Anna's Story - The First Time
By Anna Jasinski - DaBR Journalist
There is no better way to describe anxiety than being in a video game. Take, for example, playing Fallout 4. While you are casually exploring the wasteland and collecting junk in an abandoned subway, all of a sudden, a group of ferals is swarming around you, and you panic, circle, and watch as your character falls to the remnants of radiation.
That is the best way I can describe my hate-hate relationship with social anxiety. When I was in grade school, I was severely bullied and singled out by my classmates and had few friends to lean on and an intense home life. Aside from my deteriorating mental health, I developed severe social anxiety to the point where I couldn’t even pick up the phone and going to class was a nightmare of epic proportions. High school was no better, but it was more subtle and mentally challenging than before. I let it control my life, I didn’t want to go out with the friends I had, and going out with my mother on weekend trips was a struggle to the point where I would pretend to be sick all the time, so I didn’t have to go anywhere. I was falling down the rabbit hole of hopelessness, self-doubt, and anxiety with no way of climbing out. Or so it seemed.
One day my mom came home with an Xbox for my birthday. I can still remember holding that controller in my hand for the first time. I remember the feeling of making an account and playing the games my parents bought, which were surprisingly mostly multiplayer games. Games like Halo Reach and Call of Duty made me hesitant, especially playing with others. I remember playing a capture the flag map on Halo Reach and having my first voice chat with teammates. I was shaking like a leaf and probably was for almost the next 10 sessions I played until it clicked that no one cared I was a girl and no one cared that I was a newbie to the game; it was about being part of the team and having fun.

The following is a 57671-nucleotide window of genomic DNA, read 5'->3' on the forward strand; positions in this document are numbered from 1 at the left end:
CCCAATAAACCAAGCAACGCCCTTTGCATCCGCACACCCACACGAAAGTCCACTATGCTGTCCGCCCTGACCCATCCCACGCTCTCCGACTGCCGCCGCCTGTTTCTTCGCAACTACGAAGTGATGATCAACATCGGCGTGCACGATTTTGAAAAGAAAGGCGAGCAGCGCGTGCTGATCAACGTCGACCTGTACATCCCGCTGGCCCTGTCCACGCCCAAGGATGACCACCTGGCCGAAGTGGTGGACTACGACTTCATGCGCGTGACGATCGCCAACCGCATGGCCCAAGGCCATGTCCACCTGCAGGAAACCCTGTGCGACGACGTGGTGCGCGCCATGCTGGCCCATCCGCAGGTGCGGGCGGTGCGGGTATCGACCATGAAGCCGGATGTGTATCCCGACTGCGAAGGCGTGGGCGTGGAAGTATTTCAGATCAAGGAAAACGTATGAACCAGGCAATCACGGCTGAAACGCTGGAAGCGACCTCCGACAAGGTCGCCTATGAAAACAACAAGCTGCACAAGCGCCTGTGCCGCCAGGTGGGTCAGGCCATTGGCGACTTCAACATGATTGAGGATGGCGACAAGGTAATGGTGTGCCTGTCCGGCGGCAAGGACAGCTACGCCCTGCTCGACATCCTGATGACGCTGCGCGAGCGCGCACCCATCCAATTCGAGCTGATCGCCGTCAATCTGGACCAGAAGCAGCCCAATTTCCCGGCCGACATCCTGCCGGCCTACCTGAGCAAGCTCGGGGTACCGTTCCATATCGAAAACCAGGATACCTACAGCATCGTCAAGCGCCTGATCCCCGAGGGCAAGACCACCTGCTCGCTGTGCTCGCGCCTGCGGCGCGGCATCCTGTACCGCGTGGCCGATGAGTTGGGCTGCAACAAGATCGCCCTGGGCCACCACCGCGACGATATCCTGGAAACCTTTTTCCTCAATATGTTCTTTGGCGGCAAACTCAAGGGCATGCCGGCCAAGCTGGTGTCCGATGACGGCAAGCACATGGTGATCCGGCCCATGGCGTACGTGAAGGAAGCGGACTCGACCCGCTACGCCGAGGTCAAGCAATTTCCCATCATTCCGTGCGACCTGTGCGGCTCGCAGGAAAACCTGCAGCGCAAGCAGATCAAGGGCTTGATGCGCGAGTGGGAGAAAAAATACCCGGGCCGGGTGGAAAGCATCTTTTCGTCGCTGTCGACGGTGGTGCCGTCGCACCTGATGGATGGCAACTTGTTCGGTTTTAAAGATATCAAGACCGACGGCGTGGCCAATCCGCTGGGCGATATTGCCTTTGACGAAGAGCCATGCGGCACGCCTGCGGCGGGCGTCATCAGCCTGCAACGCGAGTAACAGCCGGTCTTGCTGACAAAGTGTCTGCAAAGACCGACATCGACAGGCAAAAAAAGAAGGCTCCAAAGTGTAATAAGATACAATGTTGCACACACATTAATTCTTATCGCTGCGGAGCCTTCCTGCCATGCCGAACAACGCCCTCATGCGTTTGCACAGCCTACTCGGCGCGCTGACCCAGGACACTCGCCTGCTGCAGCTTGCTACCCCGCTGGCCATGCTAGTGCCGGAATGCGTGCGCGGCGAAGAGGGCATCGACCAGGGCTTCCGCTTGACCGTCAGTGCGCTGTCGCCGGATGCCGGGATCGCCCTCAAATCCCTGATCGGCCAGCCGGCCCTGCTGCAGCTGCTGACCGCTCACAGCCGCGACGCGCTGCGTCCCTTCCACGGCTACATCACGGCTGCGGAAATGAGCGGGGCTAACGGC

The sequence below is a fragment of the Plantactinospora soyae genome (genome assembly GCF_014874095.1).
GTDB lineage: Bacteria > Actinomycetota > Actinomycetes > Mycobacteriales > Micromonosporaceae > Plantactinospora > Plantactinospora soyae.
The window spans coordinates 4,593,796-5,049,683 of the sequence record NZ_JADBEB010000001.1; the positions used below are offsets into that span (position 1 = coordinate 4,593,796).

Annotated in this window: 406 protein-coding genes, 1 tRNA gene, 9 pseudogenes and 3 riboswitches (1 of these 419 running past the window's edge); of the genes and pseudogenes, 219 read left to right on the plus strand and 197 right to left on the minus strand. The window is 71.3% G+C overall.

Those with social anxiety or any anxiety know that it rules their life, controls every thought, and clouds it with “what if” statements. Maybe it was the game or maybe it was the community that I was accepted into, but I know that my life changed when I first held that controller. My anxiety vanished in a year, those pesky phone calls are not even a second thought, and going out with friends is something that I look forward to. But the biggest change is the friends I’ve made online in the gaming community that has translated into real-world friendships.
It’s been a few years since that first voice chat, and I am an avid gamer and proud nerd who waits for that next game release—though my bank account could do with missing a few—and goes to Comicon’s and E3 events, and now I am turning my love for video games into a career in game design and animation. One thing is for sure, no matter what anyone says about gamers, I will never regret picking up that controller.